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Memorization
Old 07-01-2008, 11:42 AM   #1
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Memorization

At age 63, I have been away from school for many years. I recall when my kids were in school they were not required to memorize anything. I once questioned this, but was advised by an educator that there was not enough time to devote to this process as they had so many other mandated things to get done. They also questioned the academic reason for memorizing anything. I dropped the subject, as I am but an uninformed oaf!

This weekend I was watching C-Span and Bill Bennett (former Sec of Education) was speaking from the Reagan Library and he noted that he still recalls passages that he was required to memorize as a student many years ago and President Reagan also did when he was alive. This made me search my mind for recollections of things that I had memorized as a student. An incomplete list follows:

Gettysburg Address
Preamble to the US Constitution
Shakespeare (M of V, Hamlet, Macbeth)
Julius Caesar ("All Gaul is divided into three parts...")
Cremation of Sam McGee (poem by R.W.Service)
Lochinvar (Poem)

I can still recite many parts of these passages, but I am not sure what benefit academically it gave me as a student. Does anyone know of any benefits that I may have come to me because I was required to do this or is it just a quaint old educational activity?
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Old 07-01-2008, 11:53 AM   #2
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Gettysburg Address
Preamble to the US Constitution
Shakespeare (M of V, Hamlet, Macbeth)
Julius Caesar ("All Gaul is divided into three parts...")
Cremation of Sam McGee (poem by R.W.Service)
Lochinvar (Poem)
I can still recite many parts of these passages, but I am not sure what benefit academically it gave me as a student. Does anyone know of any benefits that I may have come to me because I was required to do this or is it just a quaint old educational activity?
Think of the years of entertainment you can give to your grandkids. My poetic recitation ability is limited to "There was a young man from Nantucket..."

I wish there was some way to make money from phone numbers, account numbers, and license-plate numbers. If I use a number three or four times it's stuck in my brain for years, including just about every phone number we've ever owned since I was in elementary school and several car plates that were turned in decades ago. Unfortunately our kid seems to be cursed with the same involuntary-memory trick, but spouse enjoys being able to use us as mobile phone directories.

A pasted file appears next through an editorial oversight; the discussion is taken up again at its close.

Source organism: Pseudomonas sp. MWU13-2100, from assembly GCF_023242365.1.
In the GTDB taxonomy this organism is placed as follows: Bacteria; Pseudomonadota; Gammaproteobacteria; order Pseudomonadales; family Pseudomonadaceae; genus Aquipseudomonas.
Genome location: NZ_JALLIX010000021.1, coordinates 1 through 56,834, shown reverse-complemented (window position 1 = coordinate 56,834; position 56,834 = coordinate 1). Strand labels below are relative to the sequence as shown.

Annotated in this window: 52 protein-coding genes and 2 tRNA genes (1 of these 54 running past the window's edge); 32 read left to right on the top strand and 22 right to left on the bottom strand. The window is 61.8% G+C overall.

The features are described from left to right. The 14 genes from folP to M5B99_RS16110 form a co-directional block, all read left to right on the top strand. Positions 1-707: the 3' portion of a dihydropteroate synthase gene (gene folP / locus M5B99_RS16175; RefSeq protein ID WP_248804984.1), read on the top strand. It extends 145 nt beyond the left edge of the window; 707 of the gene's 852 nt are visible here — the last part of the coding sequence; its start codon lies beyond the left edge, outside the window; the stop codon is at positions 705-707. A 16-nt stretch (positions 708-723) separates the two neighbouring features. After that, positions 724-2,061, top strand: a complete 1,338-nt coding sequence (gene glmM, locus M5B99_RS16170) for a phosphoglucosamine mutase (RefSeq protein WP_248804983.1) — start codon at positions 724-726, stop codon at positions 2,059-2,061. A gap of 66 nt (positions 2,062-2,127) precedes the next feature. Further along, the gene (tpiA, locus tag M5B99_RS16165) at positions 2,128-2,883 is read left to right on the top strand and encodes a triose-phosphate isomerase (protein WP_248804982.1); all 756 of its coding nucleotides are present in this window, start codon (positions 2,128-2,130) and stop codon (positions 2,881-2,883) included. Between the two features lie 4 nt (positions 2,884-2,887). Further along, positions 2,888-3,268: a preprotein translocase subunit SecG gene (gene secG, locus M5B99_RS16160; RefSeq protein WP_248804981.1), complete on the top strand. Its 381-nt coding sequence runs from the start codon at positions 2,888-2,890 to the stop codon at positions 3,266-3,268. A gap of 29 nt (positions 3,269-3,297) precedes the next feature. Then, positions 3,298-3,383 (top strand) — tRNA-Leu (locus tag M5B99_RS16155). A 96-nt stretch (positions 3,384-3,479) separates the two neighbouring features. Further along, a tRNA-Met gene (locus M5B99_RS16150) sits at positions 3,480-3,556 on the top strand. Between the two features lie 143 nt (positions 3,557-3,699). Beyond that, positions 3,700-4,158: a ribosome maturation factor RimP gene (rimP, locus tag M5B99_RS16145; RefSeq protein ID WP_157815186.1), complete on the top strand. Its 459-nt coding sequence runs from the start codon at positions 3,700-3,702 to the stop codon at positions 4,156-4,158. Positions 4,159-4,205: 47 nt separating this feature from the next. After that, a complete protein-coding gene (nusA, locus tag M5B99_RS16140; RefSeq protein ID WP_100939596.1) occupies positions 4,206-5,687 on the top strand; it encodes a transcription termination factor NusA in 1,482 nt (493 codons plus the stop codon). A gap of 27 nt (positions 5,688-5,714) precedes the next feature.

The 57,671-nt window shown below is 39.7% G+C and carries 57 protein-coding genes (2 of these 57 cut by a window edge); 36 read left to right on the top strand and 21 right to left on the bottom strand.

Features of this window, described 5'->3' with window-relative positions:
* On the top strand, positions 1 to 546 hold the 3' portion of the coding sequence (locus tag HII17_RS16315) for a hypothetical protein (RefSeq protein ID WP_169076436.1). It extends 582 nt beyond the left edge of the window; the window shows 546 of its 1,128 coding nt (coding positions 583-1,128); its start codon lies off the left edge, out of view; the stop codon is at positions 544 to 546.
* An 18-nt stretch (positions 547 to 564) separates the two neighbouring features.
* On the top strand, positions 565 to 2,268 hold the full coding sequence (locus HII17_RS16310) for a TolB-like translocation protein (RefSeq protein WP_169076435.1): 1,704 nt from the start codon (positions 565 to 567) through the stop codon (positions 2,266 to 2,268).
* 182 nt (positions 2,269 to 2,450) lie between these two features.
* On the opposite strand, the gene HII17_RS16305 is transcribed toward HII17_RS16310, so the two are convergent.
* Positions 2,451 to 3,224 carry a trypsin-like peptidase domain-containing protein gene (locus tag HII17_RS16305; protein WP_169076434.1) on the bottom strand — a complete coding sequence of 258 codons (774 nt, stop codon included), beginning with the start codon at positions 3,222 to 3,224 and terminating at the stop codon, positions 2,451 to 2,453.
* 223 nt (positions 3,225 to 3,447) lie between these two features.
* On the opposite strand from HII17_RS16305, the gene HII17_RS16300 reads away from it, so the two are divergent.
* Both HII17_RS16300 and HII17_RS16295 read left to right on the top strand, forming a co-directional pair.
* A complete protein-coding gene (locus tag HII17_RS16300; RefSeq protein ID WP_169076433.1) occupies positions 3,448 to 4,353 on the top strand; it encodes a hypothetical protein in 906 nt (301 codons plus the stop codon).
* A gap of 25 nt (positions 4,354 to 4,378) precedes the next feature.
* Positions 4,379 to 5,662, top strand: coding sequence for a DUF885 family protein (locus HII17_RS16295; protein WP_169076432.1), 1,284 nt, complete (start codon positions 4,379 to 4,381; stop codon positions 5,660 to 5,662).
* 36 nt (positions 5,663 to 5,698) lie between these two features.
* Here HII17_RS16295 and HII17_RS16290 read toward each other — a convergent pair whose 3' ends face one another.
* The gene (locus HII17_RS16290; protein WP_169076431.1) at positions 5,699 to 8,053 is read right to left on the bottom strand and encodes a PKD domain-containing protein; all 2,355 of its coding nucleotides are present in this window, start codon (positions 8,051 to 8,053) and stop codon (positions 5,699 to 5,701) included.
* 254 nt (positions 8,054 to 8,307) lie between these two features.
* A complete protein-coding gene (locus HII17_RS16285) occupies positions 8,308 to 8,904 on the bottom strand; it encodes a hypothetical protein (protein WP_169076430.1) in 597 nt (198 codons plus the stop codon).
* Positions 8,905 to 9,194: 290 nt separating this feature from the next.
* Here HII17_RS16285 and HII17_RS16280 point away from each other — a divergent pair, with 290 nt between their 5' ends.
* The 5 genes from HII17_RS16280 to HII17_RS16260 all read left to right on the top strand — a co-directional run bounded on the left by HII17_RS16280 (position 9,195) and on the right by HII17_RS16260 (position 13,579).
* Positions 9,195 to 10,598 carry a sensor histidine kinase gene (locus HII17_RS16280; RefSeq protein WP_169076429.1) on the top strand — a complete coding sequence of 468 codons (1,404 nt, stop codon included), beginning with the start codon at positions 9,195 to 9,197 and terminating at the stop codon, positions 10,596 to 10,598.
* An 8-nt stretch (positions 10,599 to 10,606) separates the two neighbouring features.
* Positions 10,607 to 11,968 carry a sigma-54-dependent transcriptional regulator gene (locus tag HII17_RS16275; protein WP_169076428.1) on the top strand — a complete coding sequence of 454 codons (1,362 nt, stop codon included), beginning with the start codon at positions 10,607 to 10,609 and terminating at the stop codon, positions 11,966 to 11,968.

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Old 07-01-2008, 11:56 AM   #3
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I can quote a few poems or passages, but many more song lyrics. Does it help to get trained in memorization? I think it can. It can train your brain to more easily remember things you may want to - like names when you get introduced to new people. It might help with concentration in some ways too, but I'm not an expert.
When we get older, studies show it is good to keep the brain active, so maybe it would be a better exercise for seniors than teenagers?

Or, it could just be a quaint old educational activity!
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Old 07-01-2008, 11:57 AM   #4
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Nords - I'm the exact same way. I have sort of a photographic memory, so if someone writes down a phone number for me, I usually never have to see it again.
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Old 07-01-2008, 12:10 PM   #5
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I had to memorize poems in school...there were dire consequences if I didn't...a smack on my behind.
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Old 07-01-2008, 12:11 PM   #6
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Gettysburg Address
Preamble to the US Constitution
Shakespeare (M of V, Hamlet, Macbeth)
Julius Caesar ("All Gaul is divided into three parts...")
Cremation of Sam McGee (poem by R.W.Service)
Lochinvar (Poem)

I can still recite many parts of these passages, but I am not sure what benefit academically it gave me as a student. Does anyone know of any benefits that I may have come to me because I was required to do this or is it just a quaint old educational activity?
At the risk of being instantly proven wrong, my view is:
In most of life when an unfamiliar or stressful event is encountered or a moral dilemma is present, we revert to the most familiar or most practiced, or to ingrained training.

While my early years are from a different culture and society, I know of them (I have a book of Service's poems, Used to listen to readings in Chilkoot Charlies in Anchorage), most of those you noted carry solutions, messages, ideals, that you likely agree with or hold valuable.

So I would say they would have been sort of marker buoys along the open ocean of life. To be deviated from when necessary.